PRINT April 2004


On the menu page of Mathew Cerletty’s website, a black-and-white photograph of the artist taken two years ago sits against the screen’s background wallpaper of yellow, aqua, and white vertical stripes. Cerletty stares out at the viewer wearing a black gown over a collared shirt and tie, which turns out to mark his 2002 graduation from Boston University with a bachelor’s degree in fine arts. On first inspection, the portrait seems appropriate to the occasion, a solemnizing rite of passage for an upper-middle-class youth moving through the ranks to adulthood. And many examinations later, it reads the same. But everything about the image—the empty stare just over the viewer’s shoulder, the mouth hung half-open in an indeterminate expression, the collar alone shaded hot pink—suggests that Cerletty, at age twenty-two, was already an exceptionally sly portraitist.

Cerletty is foremost a portrait painter. His canvases run from medium size to increasingly large scale. The figures that populate his interiors tend to be of his own age or socioeconomic background. This stands to reason, since Cerletty uses his friends and family members as models, snapping photos of them (and sometimes himself), working with a rather unrestricted license in the transfer from print to painting. The canvases are exhaustively covered with calculated, barely perceptible brushstrokes, creating a sheen of icy pseudorealism. Almost every square inch is saturated in a bright, resolute patterning that flattens pictorial space and, in several cases, turns claustrophobically on the viewer. Cerletty’s gravitation toward overwhelming patterns—ornate wallpaper brocades, military stripes, intricate pillowcase florals—is reminiscent of Vuillard in terms of its domestic excess. His airy, pellucid palette and predilection for placing a figure on the canvas’s central axis prompt comparisons to Alice Neel. But Neel’s expressive handling and Vuillard’s soft-focus intimacy betray a personal and even sentimental relationship to their subjects. Cerletty knows his subjects as well as they ever did; however, his style is one of disciplined detachment. His works are ultimately not portraits of his friends and family frozen for posterity; they are unions and fractures, plays of hypnotic innuendo that confront rather than clarify.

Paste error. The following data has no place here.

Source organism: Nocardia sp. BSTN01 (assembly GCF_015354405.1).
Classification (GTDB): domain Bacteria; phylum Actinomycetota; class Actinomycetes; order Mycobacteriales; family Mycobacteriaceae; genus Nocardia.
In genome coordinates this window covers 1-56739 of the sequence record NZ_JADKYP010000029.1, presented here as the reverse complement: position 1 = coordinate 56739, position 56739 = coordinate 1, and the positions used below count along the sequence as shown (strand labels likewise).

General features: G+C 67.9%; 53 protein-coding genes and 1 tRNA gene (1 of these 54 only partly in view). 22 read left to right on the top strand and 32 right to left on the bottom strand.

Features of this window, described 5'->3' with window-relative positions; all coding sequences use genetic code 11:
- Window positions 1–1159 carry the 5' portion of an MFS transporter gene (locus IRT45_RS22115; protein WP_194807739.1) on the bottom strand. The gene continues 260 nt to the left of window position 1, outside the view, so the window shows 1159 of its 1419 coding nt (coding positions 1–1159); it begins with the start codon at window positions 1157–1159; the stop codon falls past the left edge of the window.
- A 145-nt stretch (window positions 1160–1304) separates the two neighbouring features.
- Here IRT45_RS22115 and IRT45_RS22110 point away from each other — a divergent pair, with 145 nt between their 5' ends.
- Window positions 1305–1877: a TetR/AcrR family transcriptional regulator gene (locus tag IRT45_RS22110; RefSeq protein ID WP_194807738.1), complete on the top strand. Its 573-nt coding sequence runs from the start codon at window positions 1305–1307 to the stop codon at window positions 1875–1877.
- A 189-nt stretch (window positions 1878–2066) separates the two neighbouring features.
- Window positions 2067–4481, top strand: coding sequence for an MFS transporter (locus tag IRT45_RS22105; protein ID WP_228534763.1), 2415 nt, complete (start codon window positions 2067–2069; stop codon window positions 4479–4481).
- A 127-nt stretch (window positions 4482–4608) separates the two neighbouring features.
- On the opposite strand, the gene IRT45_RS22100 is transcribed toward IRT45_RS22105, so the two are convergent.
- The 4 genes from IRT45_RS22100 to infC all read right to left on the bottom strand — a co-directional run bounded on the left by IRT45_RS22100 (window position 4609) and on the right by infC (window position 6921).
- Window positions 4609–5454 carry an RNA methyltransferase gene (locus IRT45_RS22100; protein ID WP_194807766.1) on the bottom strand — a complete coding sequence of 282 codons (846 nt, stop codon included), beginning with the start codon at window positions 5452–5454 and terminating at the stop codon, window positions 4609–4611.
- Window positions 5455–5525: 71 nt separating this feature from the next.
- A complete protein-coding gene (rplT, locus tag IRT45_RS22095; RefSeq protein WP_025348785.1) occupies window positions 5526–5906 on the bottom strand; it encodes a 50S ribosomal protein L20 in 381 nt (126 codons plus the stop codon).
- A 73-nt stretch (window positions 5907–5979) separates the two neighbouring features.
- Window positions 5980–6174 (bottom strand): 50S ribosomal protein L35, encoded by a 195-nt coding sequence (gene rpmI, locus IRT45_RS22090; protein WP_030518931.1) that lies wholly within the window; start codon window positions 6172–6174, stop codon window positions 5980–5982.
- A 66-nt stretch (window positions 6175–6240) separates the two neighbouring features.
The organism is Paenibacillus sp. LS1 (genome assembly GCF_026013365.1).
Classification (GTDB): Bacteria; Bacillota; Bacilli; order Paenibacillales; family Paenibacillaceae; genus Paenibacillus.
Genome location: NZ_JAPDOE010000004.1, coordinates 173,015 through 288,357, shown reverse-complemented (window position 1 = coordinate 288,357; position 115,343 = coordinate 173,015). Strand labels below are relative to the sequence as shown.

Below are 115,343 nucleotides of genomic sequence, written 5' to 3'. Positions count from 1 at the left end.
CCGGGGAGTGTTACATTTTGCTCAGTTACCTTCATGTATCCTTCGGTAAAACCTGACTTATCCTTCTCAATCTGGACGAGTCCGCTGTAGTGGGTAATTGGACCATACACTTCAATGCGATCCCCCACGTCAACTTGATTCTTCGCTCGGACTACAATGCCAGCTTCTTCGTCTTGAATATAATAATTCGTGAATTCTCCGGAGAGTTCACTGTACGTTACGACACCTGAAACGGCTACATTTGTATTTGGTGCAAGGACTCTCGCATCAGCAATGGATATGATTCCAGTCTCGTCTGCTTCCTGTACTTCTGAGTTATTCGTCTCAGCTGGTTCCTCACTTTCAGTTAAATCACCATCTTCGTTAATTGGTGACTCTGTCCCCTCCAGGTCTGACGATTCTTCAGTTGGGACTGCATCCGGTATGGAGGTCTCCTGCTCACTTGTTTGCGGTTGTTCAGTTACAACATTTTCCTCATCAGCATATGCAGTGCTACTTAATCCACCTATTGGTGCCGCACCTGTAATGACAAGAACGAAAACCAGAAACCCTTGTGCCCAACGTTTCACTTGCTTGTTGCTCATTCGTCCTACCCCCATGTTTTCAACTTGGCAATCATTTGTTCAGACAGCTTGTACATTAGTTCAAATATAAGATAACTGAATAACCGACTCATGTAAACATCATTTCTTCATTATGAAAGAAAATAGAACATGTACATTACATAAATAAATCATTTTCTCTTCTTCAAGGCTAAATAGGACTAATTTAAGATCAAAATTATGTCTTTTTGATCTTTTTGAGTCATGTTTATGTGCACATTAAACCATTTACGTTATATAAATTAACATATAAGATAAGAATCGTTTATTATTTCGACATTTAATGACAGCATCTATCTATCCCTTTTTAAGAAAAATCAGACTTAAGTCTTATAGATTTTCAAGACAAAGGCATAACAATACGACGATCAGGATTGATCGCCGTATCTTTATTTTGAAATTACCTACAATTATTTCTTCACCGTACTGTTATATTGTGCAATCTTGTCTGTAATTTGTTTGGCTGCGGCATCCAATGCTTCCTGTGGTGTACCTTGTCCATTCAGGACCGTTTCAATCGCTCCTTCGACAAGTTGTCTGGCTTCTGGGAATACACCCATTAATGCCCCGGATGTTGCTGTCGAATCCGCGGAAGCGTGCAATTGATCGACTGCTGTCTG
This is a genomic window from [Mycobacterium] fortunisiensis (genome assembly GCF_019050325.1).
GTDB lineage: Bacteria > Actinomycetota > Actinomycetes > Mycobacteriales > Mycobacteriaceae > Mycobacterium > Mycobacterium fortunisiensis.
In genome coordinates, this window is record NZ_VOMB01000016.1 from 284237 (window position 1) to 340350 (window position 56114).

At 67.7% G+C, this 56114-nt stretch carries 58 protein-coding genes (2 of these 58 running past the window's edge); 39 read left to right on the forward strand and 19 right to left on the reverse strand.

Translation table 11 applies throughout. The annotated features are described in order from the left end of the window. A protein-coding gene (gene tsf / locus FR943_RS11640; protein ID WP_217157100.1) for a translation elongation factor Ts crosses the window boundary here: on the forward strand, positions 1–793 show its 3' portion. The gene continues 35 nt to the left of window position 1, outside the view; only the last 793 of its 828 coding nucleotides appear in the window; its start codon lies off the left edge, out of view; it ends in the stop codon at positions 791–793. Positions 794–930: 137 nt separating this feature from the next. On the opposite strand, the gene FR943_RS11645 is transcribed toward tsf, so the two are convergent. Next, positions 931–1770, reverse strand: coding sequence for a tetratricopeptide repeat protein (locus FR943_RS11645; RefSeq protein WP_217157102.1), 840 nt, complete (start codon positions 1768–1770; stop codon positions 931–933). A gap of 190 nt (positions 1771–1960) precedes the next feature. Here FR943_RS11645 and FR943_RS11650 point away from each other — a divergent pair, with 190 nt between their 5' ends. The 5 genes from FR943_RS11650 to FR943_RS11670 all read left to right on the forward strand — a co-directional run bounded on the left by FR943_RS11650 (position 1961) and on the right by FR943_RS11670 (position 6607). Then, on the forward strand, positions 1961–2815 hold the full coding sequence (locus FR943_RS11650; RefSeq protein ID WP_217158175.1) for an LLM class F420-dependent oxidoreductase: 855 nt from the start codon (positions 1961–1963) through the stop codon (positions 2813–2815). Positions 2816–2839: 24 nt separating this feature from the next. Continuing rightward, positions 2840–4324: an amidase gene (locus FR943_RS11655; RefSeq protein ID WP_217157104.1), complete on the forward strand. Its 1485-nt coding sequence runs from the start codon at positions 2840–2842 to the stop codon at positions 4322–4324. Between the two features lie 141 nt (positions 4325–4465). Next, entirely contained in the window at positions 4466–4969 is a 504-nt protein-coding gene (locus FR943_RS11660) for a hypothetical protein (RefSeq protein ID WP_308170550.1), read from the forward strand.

As it happened, the day after I visited Cerletty’s studio in Williamsburg, Brooklyn, last February, President Bush announced his support of a constitutional amendment that would preserve the sanctity of marriage, “the most fundamental institution of civilization,” as he called it, which should not be separated from its “cultural, religious, and natural roots.” The president explained that he proposed this ruling to prevent “contradiction,” to curtail “uncertainty,” all oppositional beliefs creating “confusion on an issue that requires clarity.” What we were given last February was a lesson about American identity in its own preferred terms. Contradiction, confusion, uncertainty: These were values being cast as malignant forces in the nation. What makes Cerletty’s productions so explosive is the way he manages to convey these qualities in a style that suggests precisely their psychological opposites—an obsessively “clear” painterly technique that one imagines partisan conservatives might appreciate. His intensive studies work best when they operate on multiple levels of ambiguity. On his studio windowsill lay a David Bowie record cover and a photograph of David Byrne, two men rocketed by their sexual haziness. They induce a visual double take similar to the one elicited by many of Cerletty’s strongest works.

In an early charcoal, Wishing I Had a Twin Sister, 2002, the artist sketched the body of a topless waif model but replaced her face with a delicate portrait of his own. A similar move occurs in the more ambitious Le Saucier, 2003, a candy-colored pencil drawing of a young woman clutching a bowl with her left hand, her other lifted limply to her mouth. The flowering jets of wallpaper behind her dominate the composition, aggressively asserting a barricade of repeating pastoral decor that collapses the space between ground and figure. But the consistency of the background only accentuates the unsettling tension of the portrait. The masculine face betrays another cryptic self-portrait, as the eyes, more his than hers, confront the viewer in a sneer of emotional stalemate. Her nude, tan-lined torso further hampers a clear sexual reading. We aren’t turned on, we’re turned over. Attempts at anchoring a fixed identity result in red-eyed deadlock.